The tears are falling quietly, splashing onto my glasses and falling on the desk. They are coming regardless of how many times I wipe my eyes and clean my glasses. The world is a bit hazy at the moment, a little bit off-centre…
The call came as I was getting ready for work. My cousin was at the other end and she didn’t really have to say the words ‘He’s gone.’ because I already knew. Noone really rings at 4.40 in the morning unless it’s bad news.
Do I go to work following a death in the family? I don’t know. I want to be with my family, but they’re all far away in Geelong, in London, en route to Ireland and tucked up in bed. I walk out the gate and call my sister. She knew the moment I called why I was calling. We share our grief, then say our goodbyes. I keep on walking to the railway station in the cold thinking about Granda.
His love of smoking. His need to have the house as warm and stuffy as possible. His taste for a very strong cup of tea, preferably stewed. His birthday cards with a little poem inside each one. His reminiscing with me about what my dad and auntie Dee were like as children, the same age as my kids. His faith and his love for his family.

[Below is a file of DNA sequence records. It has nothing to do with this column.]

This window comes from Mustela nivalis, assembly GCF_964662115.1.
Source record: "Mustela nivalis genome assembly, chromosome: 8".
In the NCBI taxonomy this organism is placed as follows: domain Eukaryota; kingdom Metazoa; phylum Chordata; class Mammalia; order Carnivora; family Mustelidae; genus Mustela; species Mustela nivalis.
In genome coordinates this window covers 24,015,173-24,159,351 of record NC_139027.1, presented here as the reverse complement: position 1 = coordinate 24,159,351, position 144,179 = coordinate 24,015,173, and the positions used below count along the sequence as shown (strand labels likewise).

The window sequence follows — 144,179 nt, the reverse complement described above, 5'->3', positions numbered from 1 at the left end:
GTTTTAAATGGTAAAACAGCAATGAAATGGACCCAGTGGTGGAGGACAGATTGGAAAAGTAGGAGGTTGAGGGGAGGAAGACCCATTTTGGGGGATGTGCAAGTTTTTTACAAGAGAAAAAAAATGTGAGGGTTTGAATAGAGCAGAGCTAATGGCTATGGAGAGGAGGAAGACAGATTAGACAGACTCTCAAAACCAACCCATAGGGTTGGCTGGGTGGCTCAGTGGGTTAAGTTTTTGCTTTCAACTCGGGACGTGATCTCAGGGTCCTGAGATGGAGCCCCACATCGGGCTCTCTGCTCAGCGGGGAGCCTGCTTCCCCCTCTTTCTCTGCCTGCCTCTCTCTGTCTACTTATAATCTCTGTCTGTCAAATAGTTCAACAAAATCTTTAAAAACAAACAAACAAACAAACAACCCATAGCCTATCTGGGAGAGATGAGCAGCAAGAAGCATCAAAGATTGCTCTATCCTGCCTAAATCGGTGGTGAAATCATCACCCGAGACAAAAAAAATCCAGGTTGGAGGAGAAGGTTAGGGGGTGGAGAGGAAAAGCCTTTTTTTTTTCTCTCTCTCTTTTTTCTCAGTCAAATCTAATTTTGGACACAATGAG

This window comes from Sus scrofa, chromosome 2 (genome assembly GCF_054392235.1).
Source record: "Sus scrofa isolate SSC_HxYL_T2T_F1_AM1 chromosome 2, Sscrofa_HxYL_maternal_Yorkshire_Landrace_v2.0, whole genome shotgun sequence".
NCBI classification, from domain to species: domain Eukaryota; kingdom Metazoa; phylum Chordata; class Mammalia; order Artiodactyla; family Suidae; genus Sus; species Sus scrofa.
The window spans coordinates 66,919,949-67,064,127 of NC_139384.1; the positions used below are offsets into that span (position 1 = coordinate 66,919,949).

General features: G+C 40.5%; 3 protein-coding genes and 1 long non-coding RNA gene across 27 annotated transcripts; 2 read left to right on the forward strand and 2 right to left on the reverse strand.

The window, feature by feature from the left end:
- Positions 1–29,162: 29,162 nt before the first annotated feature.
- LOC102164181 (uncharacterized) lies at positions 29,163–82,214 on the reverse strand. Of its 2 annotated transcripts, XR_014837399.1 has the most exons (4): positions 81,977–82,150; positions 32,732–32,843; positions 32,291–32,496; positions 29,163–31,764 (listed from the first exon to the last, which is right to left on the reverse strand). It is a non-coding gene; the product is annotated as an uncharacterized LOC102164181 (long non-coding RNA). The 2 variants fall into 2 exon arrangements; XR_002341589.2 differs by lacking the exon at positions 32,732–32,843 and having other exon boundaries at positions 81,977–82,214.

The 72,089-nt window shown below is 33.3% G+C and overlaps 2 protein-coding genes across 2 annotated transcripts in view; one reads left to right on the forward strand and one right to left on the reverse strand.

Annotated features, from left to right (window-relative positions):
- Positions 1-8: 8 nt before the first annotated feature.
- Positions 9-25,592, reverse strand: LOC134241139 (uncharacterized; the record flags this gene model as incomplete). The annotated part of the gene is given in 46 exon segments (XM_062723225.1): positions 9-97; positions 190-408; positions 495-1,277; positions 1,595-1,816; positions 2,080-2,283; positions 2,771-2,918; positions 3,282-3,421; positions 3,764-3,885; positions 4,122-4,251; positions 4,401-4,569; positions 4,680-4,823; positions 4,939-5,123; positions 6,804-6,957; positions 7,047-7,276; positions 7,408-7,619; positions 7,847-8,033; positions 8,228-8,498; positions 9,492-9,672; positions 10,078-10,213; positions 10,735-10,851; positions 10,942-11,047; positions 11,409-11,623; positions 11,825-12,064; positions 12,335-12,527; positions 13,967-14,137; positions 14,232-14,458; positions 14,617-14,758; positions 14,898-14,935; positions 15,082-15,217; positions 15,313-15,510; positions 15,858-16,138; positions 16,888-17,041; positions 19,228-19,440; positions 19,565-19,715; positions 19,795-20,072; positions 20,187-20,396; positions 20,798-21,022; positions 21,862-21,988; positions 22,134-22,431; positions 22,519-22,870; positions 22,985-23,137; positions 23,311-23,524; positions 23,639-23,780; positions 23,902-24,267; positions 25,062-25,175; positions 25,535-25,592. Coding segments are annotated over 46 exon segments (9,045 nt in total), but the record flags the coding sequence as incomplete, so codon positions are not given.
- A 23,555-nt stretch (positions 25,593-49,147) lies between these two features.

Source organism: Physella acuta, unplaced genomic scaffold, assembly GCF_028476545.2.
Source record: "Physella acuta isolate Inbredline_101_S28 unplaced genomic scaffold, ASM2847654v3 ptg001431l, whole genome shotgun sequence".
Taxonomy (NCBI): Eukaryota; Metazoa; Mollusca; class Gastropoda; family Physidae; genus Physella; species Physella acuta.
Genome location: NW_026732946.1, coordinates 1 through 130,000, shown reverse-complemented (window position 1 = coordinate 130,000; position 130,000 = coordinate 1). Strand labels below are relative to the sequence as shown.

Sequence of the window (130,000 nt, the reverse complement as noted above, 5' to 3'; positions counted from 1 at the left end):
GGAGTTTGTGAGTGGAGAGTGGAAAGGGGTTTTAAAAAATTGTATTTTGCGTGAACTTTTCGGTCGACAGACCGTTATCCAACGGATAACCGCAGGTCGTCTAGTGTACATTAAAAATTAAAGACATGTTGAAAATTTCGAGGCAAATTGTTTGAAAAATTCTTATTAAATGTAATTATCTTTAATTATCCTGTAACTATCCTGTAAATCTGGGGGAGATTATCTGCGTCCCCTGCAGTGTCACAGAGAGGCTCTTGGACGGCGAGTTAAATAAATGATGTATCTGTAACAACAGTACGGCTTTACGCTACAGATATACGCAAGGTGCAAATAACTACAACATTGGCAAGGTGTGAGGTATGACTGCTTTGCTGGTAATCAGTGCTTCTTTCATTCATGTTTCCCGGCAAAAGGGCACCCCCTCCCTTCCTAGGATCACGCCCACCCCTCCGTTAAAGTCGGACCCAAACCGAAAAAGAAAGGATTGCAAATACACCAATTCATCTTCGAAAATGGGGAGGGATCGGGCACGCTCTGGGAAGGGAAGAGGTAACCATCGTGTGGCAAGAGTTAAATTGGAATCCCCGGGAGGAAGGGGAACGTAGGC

It’s hard to say you miss someone you saw only irregularly, but I feel completely wretched at the moment, even more so because I’m not with my aunts and uncles and cousins who are feeling even worse than I. I think the worst thing is my dad is heading over yet again, too late to say goodbye.